The Supreme Court of the United States decided on Thursday to rule in favor of the Americans For Prosperity Foundation, which was in opposition to Acting California Attorney General Matthew Rodriguez favoring the privacy of donors of non-profits. The measure is a major blow against Democrats such as Vice President Kamala Harris who pushed for the mandated disclosure of donors by nonprofits, a tactic which conservatives feared might be used to target them.
Chief Justice John Roberts wrote in the court’s ruling that the government is only able to regulate the First Amendment “with narrow specificity,” and then declared that “compelled disclosure agreements” are not exempt from that requirement. The decision came down to a 6-3 ruling. The decision also reads that “broad and sweeping” probes by the state into citizens’ “beliefs and associations” sets a precedent which “discourages” people from exercising their First Amendment rights.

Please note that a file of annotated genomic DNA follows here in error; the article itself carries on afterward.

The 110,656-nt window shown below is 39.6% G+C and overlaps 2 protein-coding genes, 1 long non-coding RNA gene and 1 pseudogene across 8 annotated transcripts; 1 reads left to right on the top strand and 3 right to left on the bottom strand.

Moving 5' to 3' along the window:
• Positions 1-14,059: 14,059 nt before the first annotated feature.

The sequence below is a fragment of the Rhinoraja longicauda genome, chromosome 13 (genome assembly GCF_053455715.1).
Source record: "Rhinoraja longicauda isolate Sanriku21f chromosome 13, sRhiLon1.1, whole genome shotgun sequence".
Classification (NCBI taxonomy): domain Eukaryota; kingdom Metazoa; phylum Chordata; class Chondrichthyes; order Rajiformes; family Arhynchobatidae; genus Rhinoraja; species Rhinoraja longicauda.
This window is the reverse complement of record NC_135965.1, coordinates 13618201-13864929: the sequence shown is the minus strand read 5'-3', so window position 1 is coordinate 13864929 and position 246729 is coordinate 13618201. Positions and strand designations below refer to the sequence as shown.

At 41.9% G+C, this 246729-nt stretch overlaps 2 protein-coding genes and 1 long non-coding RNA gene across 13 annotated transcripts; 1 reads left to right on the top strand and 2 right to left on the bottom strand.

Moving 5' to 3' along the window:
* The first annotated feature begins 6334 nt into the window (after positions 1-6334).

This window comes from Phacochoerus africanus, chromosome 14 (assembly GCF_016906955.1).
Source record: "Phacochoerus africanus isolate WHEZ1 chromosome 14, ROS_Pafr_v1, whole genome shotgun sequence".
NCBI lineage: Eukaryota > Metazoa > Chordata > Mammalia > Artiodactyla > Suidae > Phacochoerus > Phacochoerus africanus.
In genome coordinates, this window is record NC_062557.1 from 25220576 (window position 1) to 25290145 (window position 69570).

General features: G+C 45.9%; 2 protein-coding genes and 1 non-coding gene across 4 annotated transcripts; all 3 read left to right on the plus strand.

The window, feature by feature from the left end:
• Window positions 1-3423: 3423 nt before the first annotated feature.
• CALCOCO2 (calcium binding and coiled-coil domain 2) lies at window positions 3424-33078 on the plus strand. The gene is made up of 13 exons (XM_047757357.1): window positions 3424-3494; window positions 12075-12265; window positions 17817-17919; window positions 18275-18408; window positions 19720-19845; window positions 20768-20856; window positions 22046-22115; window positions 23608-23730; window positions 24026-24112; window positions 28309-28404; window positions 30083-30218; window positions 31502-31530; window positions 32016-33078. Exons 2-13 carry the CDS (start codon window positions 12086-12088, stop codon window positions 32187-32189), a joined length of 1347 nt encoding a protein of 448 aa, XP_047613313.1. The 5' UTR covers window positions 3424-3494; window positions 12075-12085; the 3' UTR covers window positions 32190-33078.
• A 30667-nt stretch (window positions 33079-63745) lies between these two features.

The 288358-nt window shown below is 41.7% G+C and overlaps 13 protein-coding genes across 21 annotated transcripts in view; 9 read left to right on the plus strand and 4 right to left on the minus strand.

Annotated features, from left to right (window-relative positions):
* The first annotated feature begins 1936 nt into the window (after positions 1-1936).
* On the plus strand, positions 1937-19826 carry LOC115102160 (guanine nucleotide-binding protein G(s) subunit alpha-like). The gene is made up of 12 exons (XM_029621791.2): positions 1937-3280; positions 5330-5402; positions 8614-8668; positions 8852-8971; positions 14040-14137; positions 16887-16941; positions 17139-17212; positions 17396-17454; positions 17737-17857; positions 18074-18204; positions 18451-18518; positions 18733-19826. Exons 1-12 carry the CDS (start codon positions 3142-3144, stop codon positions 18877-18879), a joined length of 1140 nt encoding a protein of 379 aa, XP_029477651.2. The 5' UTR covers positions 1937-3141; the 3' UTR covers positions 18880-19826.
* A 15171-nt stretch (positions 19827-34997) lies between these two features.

The Court then struck down California’s nonprofit disclosure requirement as invalid because it infringes on donors’ First Amendment rights and fails to meet the criteria of “narrowly tailored” to crucial government interests.
When Harris was the Attorney General of California, she issued a letter to AFP in 2013, demanding that the non-profit submit Schedule B forms, disclosing it’s largest donors. Schedule B is a very confidential form that contains the names and addresses of a given organization’s major donors, including individuals who reside outside of California.
AFP refused to submit the forms, claiming that giving away such information would discourage people from donating and violated their First Amendment rights.
Harris was replaced Xavier Becerra temporarily as Attorney General, but the office was succeeded by Matthew Rodriguez later. Rodriguez claims that the AG’s office started demanding Schedule B forms in 2010 for the same purposes as the IRS, that being to combat charitable fraud. They added that they did not want to use the Schedule B forms in order to target or publicly oust people for supporting certain organizations.
But AFP, a conservative organization, shot back by citing an earlier incident in which California, against their own confidentiality law, publicly released 1,800 Schedule B forms.
A trial-court ruled in favor of AFP, but the decision was overturned by the Ninth Circuit court of appeals, Thursday, however, the Supreme court has reversed the Ninth Court’s decision stating that the value and reasoning for California to collect so much sensitive information was made on poor grounds.
Author: Shelia Long